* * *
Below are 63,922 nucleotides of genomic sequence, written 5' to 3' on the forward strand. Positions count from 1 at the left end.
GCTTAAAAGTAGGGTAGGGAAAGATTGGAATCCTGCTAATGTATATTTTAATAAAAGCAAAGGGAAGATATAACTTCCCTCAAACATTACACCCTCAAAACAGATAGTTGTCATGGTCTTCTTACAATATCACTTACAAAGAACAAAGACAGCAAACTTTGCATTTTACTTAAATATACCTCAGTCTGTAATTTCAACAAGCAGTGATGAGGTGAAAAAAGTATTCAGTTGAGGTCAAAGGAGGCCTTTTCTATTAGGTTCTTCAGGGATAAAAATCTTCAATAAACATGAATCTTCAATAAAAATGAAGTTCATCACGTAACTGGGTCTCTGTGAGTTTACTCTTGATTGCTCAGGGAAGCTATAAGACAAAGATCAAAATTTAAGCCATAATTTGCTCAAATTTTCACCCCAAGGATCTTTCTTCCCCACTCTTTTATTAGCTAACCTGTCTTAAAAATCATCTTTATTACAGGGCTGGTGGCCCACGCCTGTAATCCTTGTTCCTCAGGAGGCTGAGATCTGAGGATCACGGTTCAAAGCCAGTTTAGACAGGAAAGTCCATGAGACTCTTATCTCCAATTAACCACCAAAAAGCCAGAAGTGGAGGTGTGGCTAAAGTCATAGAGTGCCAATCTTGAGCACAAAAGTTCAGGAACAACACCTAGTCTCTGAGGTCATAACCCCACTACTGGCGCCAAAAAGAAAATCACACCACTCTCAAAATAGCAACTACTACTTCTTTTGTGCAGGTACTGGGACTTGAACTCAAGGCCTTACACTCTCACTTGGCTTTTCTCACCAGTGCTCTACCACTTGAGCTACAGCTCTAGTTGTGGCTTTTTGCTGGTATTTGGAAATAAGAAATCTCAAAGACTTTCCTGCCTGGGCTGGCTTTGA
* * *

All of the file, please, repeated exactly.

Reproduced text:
Below are 63,922 nucleotides of genomic sequence, written 5' to 3' on the forward strand. Positions count from 1 at the left end.
GCTTAAAAGTAGGGTAGGGAAAGATTGGAATCCTGCTAATGTATATTTTAATAAAAGCAAAGGGAAGATATAACTTCCCTCAAACATTACACCCTCAAAACAGATAGTTGTCATGGTCTTCTTACAATATCACTTACAAAGAACAAAGACAGCAAACTTTGCATTTTACTTAAATATACCTCAGTCTGTAATTTCAACAAGCAGTGATGAGGTGAAAAAAGTATTCAGTTGAGGTCAAAGGAGGCCTTTTCTATTAGGTTCTTCAGGGATAAAAATCTTCAATAAACATGAATCTTCAATAAAAATGAAGTTCATCACGTAACTGGGTCTCTGTGAGTTTACTCTTGATTGCTCAGGGAAGCTATAAGACAAAGATCAAAATTTAAGCCATAATTTGCTCAAATTTTCACCCCAAGGATCTTTCTTCCCCACTCTTTTATTAGCTAACCTGTCTTAAAAATCATCTTTATTACAGGGCTGGTGGCCCACGCCTGTAATCCTTGTTCCTCAGGAGGCTGAGATCTGAGGATCACGGTTCAAAGCCAGTTTAGACAGGAAAGTCCATGAGACTCTTATCTCCAATTAACCACCAAAAAGCCAGAAGTGGAGGTGTGGCTAAAGTCATAGAGTGCCAATCTTGAGCACAAAAGTTCAGGAACAACACCTAGTCTCTGAGGTCATAACCCCACTACTGGCGCCAAAAAGAAAATCACACCACTCTCAAAATAGCAACTACTACTTCTTTTGTGCAGGTACTGGGACTTGAACTCAAGGCCTTACACTCTCACTTGGCTTTTCTCACCAGTGCTCTACCACTTGAGCTACAGCTCTAGTTGTGGCTTTTTGCTGGTATTTGGAAATAAGAAATCTCAAAGACTTTCCTGCCTGGGCTGGCTTTGA